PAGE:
There was always a point of contention over Sir Alex Ferguson’s last proper delve into the transfer market, and that concerned the age and fitness of his last iconic purchase.
But on the back of Robin Van Persie’s electrifying, prolific, title-winning debut season, all of these doubts were put to bed. A £24m investment on an injury-laden 29-year-old was a risk, a risk that ultimately paid off. But that investment never signified a long-term cause of thinking – Van Persie is now walking a dangerous path, burdened by his rising age, vulnerable to the onset of decadent outlays supplemented by United’s imperialistic wealth.
The cold facts have now surfaced. Van Persie missed 17 Premier League games last season through knee and hamstring injuries, and despite largely maintaining his fitness for this current campaign, this has statistically been his least fruitful season for about half a decade.
There now seems to be a new, unique factor of influence regarding his continued place in United’s team, and that’s politics. Politics with Louis Van Gaal. If you delve into Van Gaal’s vast history of management, you’ll see a general pattern of how he occasionally has high profile bust ups with big-name players from his teams (be it Rivaldo, Marco Van Bommel, or Luca Toni). Van Persie actually fell into this category after Euro 2012, and history suggested at the time that he’d probably rarely feature again with Van Gaal at the helm. But Van Persie defied the odds and was eventually named Holland captain, which has laid a platform for there to be a sentimental chemistry between the two.
While a man of Van Gaal’s stature would refute the idea that he’d succumb to emotion and favours for one of his alumni, it seems strange that Van Persie has held down his starting place at United with such an assumed ease, given the way his presence alters the dynamic of United’s current team.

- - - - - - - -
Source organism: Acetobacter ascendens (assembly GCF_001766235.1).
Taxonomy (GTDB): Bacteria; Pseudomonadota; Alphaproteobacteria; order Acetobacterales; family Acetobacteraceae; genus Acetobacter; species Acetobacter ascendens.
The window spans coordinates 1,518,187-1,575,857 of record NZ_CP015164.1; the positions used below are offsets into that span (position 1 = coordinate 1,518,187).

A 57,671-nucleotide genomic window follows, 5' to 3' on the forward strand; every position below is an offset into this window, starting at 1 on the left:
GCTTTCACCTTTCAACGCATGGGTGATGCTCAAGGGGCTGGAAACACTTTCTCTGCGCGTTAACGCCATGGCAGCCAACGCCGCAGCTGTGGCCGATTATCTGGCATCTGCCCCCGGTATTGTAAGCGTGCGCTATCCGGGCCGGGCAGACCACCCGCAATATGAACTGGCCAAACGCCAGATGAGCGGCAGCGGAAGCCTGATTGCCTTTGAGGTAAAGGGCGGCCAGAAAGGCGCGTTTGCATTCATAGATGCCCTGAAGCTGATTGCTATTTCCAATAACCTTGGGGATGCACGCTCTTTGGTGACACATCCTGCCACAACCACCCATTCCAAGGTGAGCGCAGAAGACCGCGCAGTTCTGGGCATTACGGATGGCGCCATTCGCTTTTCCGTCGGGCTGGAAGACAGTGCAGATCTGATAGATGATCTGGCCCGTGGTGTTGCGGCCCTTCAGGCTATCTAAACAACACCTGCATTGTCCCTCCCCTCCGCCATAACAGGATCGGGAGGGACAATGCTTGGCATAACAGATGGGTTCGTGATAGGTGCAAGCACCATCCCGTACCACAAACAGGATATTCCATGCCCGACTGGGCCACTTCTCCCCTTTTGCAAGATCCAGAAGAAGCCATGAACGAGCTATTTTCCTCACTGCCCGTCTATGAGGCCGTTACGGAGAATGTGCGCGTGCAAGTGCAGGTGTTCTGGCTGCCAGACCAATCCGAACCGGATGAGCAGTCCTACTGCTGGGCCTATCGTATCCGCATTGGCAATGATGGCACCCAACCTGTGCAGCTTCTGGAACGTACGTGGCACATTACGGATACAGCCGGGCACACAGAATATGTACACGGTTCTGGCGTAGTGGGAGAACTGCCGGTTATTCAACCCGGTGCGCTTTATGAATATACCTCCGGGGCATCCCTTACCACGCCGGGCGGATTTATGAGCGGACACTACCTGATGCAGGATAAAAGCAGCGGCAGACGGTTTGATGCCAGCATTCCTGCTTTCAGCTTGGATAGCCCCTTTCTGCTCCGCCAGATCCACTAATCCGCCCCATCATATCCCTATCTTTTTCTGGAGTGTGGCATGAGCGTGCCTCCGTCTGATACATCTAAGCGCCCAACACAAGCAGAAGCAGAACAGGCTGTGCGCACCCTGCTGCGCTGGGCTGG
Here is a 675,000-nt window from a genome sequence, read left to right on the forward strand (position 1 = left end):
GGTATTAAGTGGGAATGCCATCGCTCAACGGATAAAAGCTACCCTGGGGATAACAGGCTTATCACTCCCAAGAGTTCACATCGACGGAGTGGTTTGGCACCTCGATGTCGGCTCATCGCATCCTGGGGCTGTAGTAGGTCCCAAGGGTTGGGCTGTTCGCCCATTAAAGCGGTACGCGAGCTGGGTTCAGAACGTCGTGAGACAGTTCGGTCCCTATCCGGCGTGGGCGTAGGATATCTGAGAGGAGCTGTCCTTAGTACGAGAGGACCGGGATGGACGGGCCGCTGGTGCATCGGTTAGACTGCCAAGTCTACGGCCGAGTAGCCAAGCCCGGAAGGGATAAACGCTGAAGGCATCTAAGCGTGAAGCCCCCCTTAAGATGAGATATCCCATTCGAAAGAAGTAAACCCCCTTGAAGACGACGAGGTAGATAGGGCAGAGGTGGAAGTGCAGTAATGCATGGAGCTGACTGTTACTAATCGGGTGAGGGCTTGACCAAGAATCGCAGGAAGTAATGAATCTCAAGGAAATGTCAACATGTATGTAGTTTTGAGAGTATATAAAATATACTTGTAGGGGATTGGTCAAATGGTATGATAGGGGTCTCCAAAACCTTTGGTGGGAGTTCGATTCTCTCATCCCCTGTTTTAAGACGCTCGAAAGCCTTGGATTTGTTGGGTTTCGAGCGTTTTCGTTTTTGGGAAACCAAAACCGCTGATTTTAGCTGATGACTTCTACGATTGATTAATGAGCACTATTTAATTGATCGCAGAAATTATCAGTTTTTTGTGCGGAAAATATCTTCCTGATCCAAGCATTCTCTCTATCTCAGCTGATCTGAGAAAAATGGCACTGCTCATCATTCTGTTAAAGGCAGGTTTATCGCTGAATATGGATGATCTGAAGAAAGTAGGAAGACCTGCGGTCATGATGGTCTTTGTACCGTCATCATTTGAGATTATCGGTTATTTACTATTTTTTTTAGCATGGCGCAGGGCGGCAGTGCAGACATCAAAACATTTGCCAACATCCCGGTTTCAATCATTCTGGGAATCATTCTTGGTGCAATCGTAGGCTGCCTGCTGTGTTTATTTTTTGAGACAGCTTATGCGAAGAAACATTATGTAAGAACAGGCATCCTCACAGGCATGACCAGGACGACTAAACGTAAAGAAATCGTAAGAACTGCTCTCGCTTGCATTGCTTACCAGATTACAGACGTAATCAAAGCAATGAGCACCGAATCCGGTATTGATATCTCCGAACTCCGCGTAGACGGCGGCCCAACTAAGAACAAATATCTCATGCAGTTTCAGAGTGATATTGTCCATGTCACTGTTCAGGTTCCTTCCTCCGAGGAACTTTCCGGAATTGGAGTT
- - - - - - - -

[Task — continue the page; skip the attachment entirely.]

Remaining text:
Now this isn’t to mask the shortcomings of the miss-firing Radamal Falcao, (who, despite his poor form, deserves to start more than Van Persie), but to consider the dis-located Wayne Rooney, who’s migrated further south into United’s midfield to accommodate the attacking potency which now surrounds their squad.
If you follow the rationale that United will nearly always start with a diamond in midfield or three at the back, then a by-product of those formations is they’ll always set out with two players up front, a no.10, and at least two in midfield behind.
If Van Persie starts, Rooney is the first player to fall victim, slotting into a deep midfield role. United’s captain is by all accounts a decently versatile player with the attributes to adapt to the differing demands of that position, but his tenure there is more indicative that he’s generally wasted that far away from goal.
Despite the ocean of widespread criticism that’s surrounded Falcao, he and Rooney would both figure much better together as a pair going forward, with Falcao not being expected to prove as a link option to serve Van Persie. Falcao has never really been asked to do that in his career – to ask him of it now is calling on him to offer a service that he’s not inclined to – despite the fact that his link up play’s been generally quite impressive.
The rebuttal to that assertion is to ponder why Van Persie should be axed and not Falcao if Rooney’s destined to be pushed further forward.
The answer to that is three fold. First, Falcaos fo career has proven that he’s one of the greatest aerial strikers in world football (see here), which gives a variation to United’s attack that Van Persie doesn’t offer. Such would also lessen their reliance on Maourane Fellaini. Second, a Rooney, Falcao, Mata trip has hardly been tried at all this season and subsequently the Colombian’s performances have hardly been a fair reflection of him being supplied adequately. Somehow, people have forgotten just how good Falcao was before he joined Monaco.
Third, and last, Van Persie is reaching the end of his career and is gradually (and naturally) declining. He’ll likely be gone at the end of next season when his contract expires. While most have written Falcao off, he only really has no chance of fulfilling his (skyhigh) potential if he’s given gametime in the right system. Falcao may have underperformed (like a majority of his South American contemporaries in the Premier League) but Van Gaal hasn’t played to his strengths yet.
United’s victory over Sunderland this weekend saw this all come to fruition – both Rooney and Falcao played better. Van Gaal should pursue this formula for now.